U.S. Tightens Medicaid Rules for Babies of Illegal Immigrants

New York Times, Nov. 3, 2006

Under a new federal policy, children born in the United States to illegal immigrants with low incomes will no longer be automatically entitled to health insurance through Medicaid, Bush administration officials said Thursday.

Doctors said the policy change would make it more difficult for such infants, who are U.S. citizens, to get health care in the first year of life.

Illegal immigrants generally are barred from Medicaid, but they can get coverage for treatment of emergency medical conditions, including labor and delivery. In the past, once a woman received emergency care under Medicaid for the birth of a baby, the child was deemed eligible for coverage as well, and states had to cover them for one year from the date of birth.

Under the new policy, an application must be filed for the baby, and the parents must prove the child’s citizenship.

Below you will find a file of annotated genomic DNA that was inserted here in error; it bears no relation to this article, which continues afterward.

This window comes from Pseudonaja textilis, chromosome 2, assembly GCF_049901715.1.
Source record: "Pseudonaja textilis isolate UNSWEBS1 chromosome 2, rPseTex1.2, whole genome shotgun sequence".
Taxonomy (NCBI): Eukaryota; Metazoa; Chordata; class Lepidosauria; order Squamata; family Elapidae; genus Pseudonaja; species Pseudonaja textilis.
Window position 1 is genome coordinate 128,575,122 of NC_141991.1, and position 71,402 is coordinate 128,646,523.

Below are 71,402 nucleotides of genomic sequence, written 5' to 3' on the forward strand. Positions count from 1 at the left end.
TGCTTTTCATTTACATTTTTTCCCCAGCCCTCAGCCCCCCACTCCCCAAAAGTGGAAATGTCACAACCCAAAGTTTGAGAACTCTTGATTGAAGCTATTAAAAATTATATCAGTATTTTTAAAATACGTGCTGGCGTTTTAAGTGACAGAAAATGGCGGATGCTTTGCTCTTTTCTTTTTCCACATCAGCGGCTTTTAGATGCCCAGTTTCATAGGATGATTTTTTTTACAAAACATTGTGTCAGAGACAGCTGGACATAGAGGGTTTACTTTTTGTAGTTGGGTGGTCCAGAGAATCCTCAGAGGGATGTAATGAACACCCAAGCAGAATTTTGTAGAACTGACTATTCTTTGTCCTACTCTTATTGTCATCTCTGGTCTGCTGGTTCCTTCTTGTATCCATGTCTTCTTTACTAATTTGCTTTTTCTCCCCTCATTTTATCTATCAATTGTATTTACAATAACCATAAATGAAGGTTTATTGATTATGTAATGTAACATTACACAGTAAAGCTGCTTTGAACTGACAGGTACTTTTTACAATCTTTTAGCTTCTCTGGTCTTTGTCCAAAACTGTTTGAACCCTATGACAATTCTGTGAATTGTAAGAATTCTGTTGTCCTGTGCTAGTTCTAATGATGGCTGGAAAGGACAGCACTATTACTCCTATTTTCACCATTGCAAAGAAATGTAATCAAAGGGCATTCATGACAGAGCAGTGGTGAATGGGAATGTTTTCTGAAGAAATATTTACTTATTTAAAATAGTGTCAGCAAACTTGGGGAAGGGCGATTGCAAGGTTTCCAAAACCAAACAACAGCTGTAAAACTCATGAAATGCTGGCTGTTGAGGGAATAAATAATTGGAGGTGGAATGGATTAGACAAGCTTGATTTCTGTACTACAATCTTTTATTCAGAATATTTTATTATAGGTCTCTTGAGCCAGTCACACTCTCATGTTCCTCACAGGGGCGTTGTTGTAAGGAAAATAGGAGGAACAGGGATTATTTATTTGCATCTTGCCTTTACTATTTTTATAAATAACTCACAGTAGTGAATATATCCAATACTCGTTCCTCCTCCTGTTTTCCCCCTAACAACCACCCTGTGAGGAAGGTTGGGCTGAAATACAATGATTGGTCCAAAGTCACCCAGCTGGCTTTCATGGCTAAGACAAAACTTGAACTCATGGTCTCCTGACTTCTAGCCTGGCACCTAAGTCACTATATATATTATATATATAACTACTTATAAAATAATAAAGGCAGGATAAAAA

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Administration officials said the change was necessary under their reading of a new law, the Deficit Reduction Act, which President Bush signed in February. The law did not mention newborns, but generally tightened documentation requirements because some lawmakers were concerned that immigrants were fraudulently claiming U.S. citizenship to get Medicaid.

About 4 million babies are born in the United States each year, and Medicaid pays for more than one-third of all births. The number involving illegal immigrant parents is unknown, but is likely to be in the tens of thousands, health experts said.

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